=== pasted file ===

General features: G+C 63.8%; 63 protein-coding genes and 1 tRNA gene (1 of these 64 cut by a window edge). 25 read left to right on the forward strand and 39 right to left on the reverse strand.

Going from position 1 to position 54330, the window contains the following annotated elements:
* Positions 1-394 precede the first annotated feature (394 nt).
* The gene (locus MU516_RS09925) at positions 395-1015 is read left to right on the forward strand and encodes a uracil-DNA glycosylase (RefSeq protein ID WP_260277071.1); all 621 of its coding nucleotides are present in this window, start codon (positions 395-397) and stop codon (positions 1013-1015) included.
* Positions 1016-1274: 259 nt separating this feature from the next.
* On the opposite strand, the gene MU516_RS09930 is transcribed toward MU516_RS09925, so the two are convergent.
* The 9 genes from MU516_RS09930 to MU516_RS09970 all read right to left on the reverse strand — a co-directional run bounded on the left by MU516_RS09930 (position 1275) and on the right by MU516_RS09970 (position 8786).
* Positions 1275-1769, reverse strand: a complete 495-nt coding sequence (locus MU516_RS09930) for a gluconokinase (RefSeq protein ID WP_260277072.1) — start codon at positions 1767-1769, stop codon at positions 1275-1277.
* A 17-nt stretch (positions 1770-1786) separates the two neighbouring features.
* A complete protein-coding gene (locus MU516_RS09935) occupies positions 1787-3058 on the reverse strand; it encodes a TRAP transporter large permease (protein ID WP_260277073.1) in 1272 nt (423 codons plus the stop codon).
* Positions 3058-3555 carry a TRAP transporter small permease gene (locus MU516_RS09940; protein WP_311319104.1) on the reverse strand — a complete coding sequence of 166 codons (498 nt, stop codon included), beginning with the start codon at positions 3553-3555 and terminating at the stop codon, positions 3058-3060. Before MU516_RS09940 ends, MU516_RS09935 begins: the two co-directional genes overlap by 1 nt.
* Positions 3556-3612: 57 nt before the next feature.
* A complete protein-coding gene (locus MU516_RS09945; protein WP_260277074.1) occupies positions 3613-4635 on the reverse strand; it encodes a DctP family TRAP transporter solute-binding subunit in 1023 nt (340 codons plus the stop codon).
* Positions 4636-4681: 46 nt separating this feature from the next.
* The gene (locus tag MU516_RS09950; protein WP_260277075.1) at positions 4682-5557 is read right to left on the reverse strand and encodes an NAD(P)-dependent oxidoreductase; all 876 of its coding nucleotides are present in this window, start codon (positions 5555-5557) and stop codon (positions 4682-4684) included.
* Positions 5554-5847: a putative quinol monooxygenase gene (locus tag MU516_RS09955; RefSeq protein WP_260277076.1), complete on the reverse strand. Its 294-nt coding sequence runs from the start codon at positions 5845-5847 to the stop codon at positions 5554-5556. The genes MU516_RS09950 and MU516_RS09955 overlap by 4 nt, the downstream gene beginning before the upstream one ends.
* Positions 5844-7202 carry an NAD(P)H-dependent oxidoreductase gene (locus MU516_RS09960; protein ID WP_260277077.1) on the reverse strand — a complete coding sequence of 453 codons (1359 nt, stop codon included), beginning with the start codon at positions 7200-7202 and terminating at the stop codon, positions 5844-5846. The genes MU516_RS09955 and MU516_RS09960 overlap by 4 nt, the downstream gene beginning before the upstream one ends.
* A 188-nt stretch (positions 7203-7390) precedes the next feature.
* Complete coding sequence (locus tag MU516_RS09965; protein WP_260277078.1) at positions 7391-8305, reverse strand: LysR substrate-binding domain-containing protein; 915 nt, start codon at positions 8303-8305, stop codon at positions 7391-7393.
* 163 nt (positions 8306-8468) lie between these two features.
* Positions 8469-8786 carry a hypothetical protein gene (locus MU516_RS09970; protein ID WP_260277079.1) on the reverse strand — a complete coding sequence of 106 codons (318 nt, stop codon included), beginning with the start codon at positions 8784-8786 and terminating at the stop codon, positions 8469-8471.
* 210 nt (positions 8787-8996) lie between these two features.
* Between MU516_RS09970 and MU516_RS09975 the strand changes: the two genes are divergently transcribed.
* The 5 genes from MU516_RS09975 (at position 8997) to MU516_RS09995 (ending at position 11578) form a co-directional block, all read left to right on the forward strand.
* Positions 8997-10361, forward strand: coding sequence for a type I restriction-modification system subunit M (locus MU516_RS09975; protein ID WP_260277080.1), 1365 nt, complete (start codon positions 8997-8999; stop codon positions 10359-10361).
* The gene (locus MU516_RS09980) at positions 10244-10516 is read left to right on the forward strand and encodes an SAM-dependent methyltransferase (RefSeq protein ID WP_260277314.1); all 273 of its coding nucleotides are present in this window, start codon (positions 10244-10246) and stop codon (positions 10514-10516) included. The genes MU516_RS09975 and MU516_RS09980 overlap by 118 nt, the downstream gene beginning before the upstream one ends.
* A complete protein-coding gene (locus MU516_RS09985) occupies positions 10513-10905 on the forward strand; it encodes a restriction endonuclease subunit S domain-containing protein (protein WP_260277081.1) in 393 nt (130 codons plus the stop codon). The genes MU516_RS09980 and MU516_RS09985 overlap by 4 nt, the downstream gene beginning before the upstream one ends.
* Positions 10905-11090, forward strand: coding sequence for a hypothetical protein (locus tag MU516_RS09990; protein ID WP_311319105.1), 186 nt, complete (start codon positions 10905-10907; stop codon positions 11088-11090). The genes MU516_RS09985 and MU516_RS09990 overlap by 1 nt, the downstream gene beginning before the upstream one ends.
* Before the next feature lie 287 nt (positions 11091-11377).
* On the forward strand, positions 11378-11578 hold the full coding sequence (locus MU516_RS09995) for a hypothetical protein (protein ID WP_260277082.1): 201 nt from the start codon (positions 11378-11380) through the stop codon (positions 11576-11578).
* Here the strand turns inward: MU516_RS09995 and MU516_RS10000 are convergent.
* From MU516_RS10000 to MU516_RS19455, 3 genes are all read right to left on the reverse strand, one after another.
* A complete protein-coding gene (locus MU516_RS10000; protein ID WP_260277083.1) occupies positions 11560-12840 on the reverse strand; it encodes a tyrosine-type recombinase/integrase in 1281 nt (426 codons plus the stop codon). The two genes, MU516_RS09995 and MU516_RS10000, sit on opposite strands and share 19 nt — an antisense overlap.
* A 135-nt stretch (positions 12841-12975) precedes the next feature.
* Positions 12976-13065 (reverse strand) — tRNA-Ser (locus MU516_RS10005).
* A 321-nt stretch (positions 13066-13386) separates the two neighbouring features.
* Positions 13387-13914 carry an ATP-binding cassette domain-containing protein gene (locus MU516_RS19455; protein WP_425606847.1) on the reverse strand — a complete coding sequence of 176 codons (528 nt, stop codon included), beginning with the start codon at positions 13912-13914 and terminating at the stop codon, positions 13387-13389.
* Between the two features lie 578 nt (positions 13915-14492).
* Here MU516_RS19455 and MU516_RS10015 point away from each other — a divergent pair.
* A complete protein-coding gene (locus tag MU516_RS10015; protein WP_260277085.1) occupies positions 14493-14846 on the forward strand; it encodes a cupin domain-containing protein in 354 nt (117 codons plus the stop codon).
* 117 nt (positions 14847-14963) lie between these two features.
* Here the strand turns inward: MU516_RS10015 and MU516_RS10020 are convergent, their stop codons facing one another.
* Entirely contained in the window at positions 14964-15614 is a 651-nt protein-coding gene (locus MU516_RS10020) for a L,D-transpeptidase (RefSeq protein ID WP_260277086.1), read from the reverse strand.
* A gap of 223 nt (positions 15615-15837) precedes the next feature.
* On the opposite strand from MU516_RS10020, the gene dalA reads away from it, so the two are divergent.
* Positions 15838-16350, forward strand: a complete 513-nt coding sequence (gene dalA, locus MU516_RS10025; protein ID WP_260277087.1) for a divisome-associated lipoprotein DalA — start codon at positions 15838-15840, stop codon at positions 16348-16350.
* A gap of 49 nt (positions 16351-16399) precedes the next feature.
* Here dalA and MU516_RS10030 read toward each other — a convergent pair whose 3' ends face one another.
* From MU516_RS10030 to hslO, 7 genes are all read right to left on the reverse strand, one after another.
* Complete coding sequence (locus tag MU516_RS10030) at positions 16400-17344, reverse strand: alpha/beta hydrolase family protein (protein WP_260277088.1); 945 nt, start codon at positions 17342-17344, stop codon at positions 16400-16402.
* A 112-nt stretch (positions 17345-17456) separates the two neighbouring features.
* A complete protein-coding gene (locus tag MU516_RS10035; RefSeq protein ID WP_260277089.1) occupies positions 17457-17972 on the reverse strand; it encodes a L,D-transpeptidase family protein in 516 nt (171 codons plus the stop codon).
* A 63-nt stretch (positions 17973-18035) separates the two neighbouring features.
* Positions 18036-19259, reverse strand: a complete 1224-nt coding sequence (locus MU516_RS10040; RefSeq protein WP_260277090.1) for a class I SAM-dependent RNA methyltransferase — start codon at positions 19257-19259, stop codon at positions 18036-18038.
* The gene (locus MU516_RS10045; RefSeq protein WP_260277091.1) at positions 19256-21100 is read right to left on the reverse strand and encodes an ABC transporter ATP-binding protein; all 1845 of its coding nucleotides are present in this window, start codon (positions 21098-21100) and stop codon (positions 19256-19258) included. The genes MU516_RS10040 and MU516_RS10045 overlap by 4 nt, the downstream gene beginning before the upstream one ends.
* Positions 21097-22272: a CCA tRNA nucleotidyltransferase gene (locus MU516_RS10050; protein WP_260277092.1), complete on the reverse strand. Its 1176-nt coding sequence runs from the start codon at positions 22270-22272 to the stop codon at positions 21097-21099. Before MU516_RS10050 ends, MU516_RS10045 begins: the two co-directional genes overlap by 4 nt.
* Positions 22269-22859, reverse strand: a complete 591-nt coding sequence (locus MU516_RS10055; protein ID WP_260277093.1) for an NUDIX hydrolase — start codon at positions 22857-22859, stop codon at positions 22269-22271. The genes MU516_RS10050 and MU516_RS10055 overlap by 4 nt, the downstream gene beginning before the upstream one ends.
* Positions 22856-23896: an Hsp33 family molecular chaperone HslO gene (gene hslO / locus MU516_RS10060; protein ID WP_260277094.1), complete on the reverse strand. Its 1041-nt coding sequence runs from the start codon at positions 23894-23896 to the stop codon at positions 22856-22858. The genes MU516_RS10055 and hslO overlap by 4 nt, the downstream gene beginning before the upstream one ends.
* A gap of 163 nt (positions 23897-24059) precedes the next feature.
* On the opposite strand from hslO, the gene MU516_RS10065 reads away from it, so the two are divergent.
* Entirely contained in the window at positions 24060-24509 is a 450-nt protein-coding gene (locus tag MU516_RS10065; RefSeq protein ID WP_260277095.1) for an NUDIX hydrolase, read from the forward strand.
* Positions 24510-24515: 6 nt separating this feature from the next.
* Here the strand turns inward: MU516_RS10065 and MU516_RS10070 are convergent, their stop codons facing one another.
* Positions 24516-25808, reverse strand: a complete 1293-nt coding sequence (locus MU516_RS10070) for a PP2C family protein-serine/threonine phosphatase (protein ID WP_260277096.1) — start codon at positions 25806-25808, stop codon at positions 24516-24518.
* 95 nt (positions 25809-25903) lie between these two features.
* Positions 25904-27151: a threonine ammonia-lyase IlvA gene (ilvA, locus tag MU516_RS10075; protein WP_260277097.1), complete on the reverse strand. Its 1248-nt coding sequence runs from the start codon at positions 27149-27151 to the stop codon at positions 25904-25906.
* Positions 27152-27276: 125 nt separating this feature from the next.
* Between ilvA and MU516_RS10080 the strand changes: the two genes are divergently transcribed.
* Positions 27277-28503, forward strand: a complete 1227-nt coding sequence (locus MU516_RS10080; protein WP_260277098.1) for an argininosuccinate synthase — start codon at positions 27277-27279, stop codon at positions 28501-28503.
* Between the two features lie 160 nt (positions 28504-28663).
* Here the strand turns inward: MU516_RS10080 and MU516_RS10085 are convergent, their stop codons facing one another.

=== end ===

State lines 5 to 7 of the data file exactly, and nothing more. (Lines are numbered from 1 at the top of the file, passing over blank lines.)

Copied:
* Positions 1016-1274: 259 nt separating this feature from the next.
* On the opposite strand, the gene MU516_RS09930 is transcribed toward MU516_RS09925, so the two are convergent.
* The 9 genes from MU516_RS09930 to MU516_RS09970 all read right to left on the reverse strand — a co-directional run bounded on the left by MU516_RS09930 (position 1275) and on the right by MU516_RS09970 (position 8786).